Apache Week
   
   Issue 265, 5th October 2001:  

Copyright 1996-2005
Red Hat, Inc.

In this issue


Security Reports

Another vulnerability has recently been found in Apache 1.3.20. This issue has already been fixed in the code base in preparation for the 1.3.21 release.

  • A vulnerability was found when Multiviews are used to negotiate the directory index. In some configurations, requesting a URI with a QUERY_STRING of M=D could return a directory listing rather than the expected index page. The Common Vulnerabilities and Exposures project has assigned the name CVE-2001-0731 to this issue.

Under development

A busy week on the development list saw testing begin for the 1.3.21 release. The CVS tree was tagged on Wednesday and a tarball is expected today. Several minor problems have been discovered and fixed in the meantime.

A long-standing point of confusion for many Apache users (and often developers) has been the difference between the Listen and Port directive. In Apache 1.3, the Listen directive specifies a port on which the server should accept connections, and the Port directive makes the server think it is listening on a particular port: so that redirects are generated for this port. In 2.0, the Port directive has now been removed, and a port may now be specified in ServerName to achieve the same effect. Or as Ryan Bloom put it:

"If the port is specified to the ServerName, the server will report that port whenever it reports the port that it is listening on."


In the news

One really wonders how far Microsoft will go in spreading anti-Apache FUD with its misinformed sales circular. The experts refute it point by point with a thorough analysis and straighten the facts out.

Strike while the iron is hot! Many companies offering Apache services are doing just that. One of them is Starnix which has come up with a customised program - "Starnix Managed Web Migration Program" to assist IIS migration towards the Apache web server. Another tool which is available on the market is LSP from DAS Technology and ZDNET reviews it in "LSP: migrate from Windows NT to Linux" .


Featured articles

In this section we highlight some of the articles on the web that are of interest to Apache users.

In Ryan Bloom's swan song for the Apache 2.0 Basics series, he talks about one of the least publicised new features in Apache 2.0 which is allowing one module to call into another module to execute an operation. In Apache 1.3, for two modules to execute the same operation, the feature has to be implemented in both of the modules, making synchronisation of changes a tedious task. He uses the mod_include and mod_cgi modules to illustrate his points.

Noel Davis looks at how to overcome an Apache on Mac OS X security issue which only involves those who store files on Mac OS X's HFS+ file system. Three workarounds are available for this problem.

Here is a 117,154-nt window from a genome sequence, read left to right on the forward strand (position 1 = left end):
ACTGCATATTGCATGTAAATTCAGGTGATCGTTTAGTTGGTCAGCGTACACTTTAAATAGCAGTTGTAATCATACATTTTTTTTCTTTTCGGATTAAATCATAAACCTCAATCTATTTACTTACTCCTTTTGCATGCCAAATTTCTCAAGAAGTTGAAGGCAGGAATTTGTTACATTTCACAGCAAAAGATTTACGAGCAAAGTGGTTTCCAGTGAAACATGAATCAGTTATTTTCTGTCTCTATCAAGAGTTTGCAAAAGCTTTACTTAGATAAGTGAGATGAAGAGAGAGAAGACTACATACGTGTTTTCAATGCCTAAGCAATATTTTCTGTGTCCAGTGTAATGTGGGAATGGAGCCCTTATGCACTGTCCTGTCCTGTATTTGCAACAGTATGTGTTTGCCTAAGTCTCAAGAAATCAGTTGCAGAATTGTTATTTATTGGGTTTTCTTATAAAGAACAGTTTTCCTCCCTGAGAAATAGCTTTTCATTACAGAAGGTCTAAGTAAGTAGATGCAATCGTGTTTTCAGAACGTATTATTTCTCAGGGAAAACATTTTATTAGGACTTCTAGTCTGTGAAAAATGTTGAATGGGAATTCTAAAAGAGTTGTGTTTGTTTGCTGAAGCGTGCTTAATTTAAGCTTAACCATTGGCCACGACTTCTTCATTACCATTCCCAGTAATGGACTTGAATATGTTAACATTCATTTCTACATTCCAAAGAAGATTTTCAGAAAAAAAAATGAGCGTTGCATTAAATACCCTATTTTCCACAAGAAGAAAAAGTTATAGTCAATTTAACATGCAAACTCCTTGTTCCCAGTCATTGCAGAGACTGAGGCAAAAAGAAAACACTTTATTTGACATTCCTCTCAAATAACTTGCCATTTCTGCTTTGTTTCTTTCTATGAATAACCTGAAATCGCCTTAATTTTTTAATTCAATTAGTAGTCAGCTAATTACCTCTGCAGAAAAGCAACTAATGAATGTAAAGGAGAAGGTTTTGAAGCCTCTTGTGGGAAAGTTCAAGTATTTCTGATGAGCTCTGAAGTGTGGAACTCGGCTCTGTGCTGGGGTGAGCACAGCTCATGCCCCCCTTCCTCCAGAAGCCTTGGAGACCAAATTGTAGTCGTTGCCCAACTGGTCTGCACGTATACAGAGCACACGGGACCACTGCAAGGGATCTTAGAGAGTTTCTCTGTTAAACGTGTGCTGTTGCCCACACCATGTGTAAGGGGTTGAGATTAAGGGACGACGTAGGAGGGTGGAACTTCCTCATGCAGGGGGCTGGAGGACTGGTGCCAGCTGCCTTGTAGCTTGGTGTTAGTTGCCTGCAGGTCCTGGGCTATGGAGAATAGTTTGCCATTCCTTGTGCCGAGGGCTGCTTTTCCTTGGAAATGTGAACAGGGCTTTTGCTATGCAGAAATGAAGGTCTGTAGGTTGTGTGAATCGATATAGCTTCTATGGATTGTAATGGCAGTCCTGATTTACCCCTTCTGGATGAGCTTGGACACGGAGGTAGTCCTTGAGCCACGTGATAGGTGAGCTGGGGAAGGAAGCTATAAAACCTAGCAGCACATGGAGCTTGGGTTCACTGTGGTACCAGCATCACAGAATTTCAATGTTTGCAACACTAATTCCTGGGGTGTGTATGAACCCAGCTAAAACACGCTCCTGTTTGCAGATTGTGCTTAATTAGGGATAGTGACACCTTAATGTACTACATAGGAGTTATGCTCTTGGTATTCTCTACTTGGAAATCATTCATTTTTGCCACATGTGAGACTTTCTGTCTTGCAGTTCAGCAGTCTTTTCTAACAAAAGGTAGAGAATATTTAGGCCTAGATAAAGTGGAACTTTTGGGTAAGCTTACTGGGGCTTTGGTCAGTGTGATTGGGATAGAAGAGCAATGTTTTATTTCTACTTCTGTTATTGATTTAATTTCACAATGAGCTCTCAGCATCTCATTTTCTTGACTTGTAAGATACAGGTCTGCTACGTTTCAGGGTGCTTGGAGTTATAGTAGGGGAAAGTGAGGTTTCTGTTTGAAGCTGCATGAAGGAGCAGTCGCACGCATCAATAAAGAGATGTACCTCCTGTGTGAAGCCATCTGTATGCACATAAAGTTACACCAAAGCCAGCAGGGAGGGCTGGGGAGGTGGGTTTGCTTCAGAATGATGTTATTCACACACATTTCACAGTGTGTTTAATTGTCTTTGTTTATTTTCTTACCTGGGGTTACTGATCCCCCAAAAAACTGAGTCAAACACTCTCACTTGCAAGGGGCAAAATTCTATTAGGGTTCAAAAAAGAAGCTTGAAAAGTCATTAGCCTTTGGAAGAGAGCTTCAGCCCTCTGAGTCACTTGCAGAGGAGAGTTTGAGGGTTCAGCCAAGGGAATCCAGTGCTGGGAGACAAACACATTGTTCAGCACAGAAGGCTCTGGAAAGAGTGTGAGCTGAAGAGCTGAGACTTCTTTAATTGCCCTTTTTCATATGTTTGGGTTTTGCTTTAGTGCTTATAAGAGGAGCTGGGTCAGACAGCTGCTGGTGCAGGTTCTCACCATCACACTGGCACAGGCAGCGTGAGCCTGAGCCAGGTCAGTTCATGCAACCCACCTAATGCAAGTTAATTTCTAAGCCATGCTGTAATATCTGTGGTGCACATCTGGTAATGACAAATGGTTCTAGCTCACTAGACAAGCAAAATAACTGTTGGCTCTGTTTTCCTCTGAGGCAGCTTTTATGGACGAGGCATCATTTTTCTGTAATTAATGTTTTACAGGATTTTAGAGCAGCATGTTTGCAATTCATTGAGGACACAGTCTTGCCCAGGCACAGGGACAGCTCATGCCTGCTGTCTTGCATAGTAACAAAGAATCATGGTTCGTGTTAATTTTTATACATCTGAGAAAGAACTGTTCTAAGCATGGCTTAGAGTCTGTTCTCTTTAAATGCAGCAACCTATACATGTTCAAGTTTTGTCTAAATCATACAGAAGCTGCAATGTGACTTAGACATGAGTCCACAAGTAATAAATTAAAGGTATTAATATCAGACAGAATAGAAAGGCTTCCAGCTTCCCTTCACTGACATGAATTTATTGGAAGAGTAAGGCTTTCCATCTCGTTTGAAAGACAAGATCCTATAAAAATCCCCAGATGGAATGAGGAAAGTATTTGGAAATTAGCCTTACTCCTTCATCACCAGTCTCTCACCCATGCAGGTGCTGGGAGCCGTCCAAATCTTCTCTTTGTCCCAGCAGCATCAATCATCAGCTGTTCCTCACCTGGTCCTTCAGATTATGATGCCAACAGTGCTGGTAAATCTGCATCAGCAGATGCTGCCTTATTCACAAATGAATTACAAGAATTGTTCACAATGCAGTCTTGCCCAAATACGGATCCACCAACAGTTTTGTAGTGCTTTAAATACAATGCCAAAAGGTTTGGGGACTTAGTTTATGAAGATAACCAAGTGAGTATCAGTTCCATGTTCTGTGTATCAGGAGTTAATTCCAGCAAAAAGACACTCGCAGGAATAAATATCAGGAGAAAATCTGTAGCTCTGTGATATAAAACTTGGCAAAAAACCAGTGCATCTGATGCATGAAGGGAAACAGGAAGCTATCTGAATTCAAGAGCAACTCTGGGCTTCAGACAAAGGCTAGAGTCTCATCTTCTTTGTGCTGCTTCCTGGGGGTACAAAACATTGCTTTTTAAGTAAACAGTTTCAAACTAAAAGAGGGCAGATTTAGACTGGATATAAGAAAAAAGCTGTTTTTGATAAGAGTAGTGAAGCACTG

Linuxfocus.org brings us the first article in a new series about using lire to analyse the log files of many different services including the Apache Web Server. It introduces lire, gives us an overview of the installation process, and various configurations to generate reports.

"Packexpo.com: Building Virtual Exhibits on Open-Source and J2EE[tm] Technology" is a case study where the Apache Web Server is used in a mission-critical environment. Apache is chosen because it is easy to customise and its redirect feature is used to implement automatic fail-over.

Know any IIS user who is thinking of moving on but is not quite convinced? Do them a service by referring them to "Migrate With Confidence From Microsoft Windows NT, 2000, and XP to UNIX/Linux" by Jon C. LeBlanc which is updated recently. It provides strategic information for IT managers when making the difficult decision of which platform to choose. For those who still can't make up their mind, a look at Jeff Silverman's operating system comparison page and another white paper may be able to settle it once and for all.


Book Review: Apache Desktop Reference

The "Apache Desktop Reference" by Ralf S. Engelschall, published by Addison Wesley is a concise and complete quick reference meant for web server administrators who are already familiar with Apache. However newbies can also use it as a companion to the numerous Apache "text" books available in the market.

Ralf, a member of the Apache Software Foundation (ASF), is well known as the author of mod_rewrite and mod_ssl. In his foreword, Roy T. Fielding, chairman of the board of directors of the ASF commented that this book provides a level of insight regarding the inner-workings of Apache that you won't find in a typical user manual.

Although Apache Week covered the release of the book in January, we didn't get around to reviewing it. In our features section you can read the rest of our belated review.


Apache Week giveaway

We have four copies of the "Apache Desktop Reference" to give away to lucky readers. For a chance to get your hands on a copy of this book, answer this simple question:

Which of the following servers is vulnerable to the Code Red worm:
A) Apache, B) Tux, C) IIS

Send your answer (A, B, or C) to worms@apacheweek.com to reach us no later than 22nd October 2001. We do read all the entries, so if you have something on your mind about Apache Week, Apache, or life in general, add it after your answer. Your e-mail address will not be used for anything other than to let you know if you won. Four winners will be drawn at random from all correct entries submitted, we disquality people who make more than one entry, no cash alternative, void where prohibited, editors' decision is final, so there.


This issue brought to you by: Mark J Cox, Joe Orton, Min Min Tsan
Comments or criticisms? Please email us at editors@apacheweek.com